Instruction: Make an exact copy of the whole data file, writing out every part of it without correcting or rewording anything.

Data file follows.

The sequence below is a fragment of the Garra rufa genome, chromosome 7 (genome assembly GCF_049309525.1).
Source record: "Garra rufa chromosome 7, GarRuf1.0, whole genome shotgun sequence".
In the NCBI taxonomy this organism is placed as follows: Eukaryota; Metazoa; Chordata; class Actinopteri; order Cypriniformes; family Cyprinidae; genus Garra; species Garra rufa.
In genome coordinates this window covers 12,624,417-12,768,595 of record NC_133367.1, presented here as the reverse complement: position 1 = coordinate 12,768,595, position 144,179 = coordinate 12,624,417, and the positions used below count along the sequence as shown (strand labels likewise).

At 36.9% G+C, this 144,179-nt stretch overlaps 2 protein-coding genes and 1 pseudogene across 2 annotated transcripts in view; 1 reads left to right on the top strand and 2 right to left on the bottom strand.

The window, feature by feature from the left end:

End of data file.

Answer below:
The sequence below is a fragment of the Garra rufa genome, chromosome 7 (genome assembly GCF_049309525.1).
Source record: "Garra rufa chromosome 7, GarRuf1.0, whole genome shotgun sequence".
In the NCBI taxonomy this organism is placed as follows: Eukaryota; Metazoa; Chordata; class Actinopteri; order Cypriniformes; family Cyprinidae; genus Garra; species Garra rufa.
In genome coordinates this window covers 12,624,417-12,768,595 of record NC_133367.1, presented here as the reverse complement: position 1 = coordinate 12,768,595, position 144,179 = coordinate 12,624,417, and the positions used below count along the sequence as shown (strand labels likewise).

At 36.9% G+C, this 144,179-nt stretch overlaps 2 protein-coding genes and 1 pseudogene across 2 annotated transcripts in view; 1 reads left to right on the top strand and 2 right to left on the bottom strand.

The window, feature by feature from the left end: